Ray Lawrence’s ensemble drama Lantana, adapted from playwright Andrew Bovell’s Speaking in Tongues and featuring some of Australia’s finest actors in its starry cast – was an awards darling and commercial success. It’s an intelligent, textured, and understated exploration of deteriorating relationships, with plenty of thematic meat to gnaw away at. Geoffrey Wright’s Metal Skin, meanwhile, spray paints your fence, vandalizes your letterbox, and does drunken wheelies on your front lawn while shouting obscenities about your mother. I exaggerate, but not really. Returning to the mean streets of Melbourne that served as his seedy muse on Romper Stomper, the film centres on the damaged, intertwined relationships of accident victim Roslyn (Nadine Garner), her disinterested and philandering boyfriend Dazey (Ben Mendelsohn), the troubled and rebellious Savina (Tara Morice) who’s turned to dabbling in the dark arts, and the unfortunately-faced innocent Joe (Aden Young) who’s burdened with caring for his ailing father. The film feels like Rebel Without a Cause filtered through the sensibilities of Martin Scorsese and Ken Russell and fused with the director’s own coarse aesthetic, with Wright swinging big and living up to the poster’s tagline: “Everything is about to go totally out of control”. While Lawrence’s Lantana is an adult take on intersecting and fractured relationships, Metal Skin is a much more adolescent take on this terrain, specifically an adolescent who’s just watched Mad Max for the twentieth time: it’s palpably angry, a clenched fist waiting to extend to your face and leave you aghast ala Edvard Munch’s The Scream. It’s not to all tastes, but it’s also bold, decisive filmmaking in a country whose film culture leans towards the lackadaisical.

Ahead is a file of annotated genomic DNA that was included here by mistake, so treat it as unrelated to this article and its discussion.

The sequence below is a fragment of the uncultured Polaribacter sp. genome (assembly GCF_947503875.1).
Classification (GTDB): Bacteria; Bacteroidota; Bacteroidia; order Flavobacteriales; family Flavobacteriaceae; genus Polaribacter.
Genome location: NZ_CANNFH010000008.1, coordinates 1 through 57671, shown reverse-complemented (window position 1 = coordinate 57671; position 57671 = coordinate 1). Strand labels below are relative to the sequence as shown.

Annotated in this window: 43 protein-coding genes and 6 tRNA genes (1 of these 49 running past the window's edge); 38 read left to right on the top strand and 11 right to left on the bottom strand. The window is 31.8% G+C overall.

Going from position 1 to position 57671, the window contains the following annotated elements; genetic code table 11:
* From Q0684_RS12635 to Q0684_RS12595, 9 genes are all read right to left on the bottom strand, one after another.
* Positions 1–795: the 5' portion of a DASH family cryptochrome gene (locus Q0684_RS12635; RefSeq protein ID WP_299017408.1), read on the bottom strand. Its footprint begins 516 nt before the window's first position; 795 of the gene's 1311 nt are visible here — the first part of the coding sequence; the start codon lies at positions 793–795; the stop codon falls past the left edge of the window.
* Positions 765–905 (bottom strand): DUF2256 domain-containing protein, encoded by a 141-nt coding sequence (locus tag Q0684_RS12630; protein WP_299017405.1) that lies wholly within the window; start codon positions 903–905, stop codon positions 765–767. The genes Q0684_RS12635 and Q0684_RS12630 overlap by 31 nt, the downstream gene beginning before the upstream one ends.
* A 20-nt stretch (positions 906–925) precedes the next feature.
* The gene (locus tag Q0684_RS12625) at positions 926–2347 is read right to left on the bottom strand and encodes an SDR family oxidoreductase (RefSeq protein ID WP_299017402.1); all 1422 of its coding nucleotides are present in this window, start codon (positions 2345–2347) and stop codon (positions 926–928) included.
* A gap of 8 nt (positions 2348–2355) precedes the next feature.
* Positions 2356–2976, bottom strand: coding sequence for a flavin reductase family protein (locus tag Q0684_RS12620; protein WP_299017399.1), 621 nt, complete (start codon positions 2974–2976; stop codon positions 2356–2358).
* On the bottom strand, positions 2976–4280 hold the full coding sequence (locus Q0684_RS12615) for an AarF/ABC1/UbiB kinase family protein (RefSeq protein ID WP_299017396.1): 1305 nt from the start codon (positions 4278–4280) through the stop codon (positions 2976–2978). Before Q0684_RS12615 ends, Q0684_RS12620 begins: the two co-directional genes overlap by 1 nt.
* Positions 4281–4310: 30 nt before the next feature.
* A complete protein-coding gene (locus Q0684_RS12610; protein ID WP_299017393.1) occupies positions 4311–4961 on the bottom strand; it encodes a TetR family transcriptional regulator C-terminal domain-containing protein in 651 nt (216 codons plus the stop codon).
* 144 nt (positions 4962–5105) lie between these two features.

The Staple: Moulin Rouge! (dir: Baz Luhrmann, 2001)

The Alternative: One Night the Moon (dir: Rachel Perkins, 2001)


Two Australian musicals were released in 2001. The first, Baz Lurhmann’s Moulin Rouge!, was a made-in-Australia, set-in-France, co-starring-a-Scotsman musical spectacular, which cost and made a mint, scored Oscars, and helped revive the musical with its lavish design and its song & dance numbers, all reinventions of popular modern tunes. Rachel Perkins’ sophomore feature One Night the Moon is an altogether more frugal, sombre affair. Real-life partners Paul Kelly and Kaarin Fairfax play farmers Jim and Rose Ryan, whose daughter goes missing in 1932. Jim refuses to allow Aboriginal tracker Albert Yang (Kelton Pall) to assist with the search, despite his intimate knowledge of the land, and it’s a fatal decision that costs the Ryans dearly. Perkins’ film perfectly encapsulates the cliché “epic but intimate”: it’s a small three-hander human drama, but the drama is amplified by the music (composed by Mairead Hannan) and the vastness of the film’s Flinders Ranges’ locations. Those vast landscapes are equal parts majestic and terrifying, and One Night the Moon belongs to that same lineage of films as Picnic at Hanging Rock and Long Weekend, where the Australian environment takes no prisoners and has no qualms about devouring or decimating those who don’t belong, who try to tame or claim it. This motif is accentuated by the fact that Jim, as a coloniser and dispossessor of the land, is complicit in his own tragedy. In its use of musical conventions, One Night the Moon shares Moulin Rouge!’s innate theatricality, but where Luhrmann’s film is untethered to physics in its choreography and geography, Perkins’ film is all weight, oppressive and foreboding.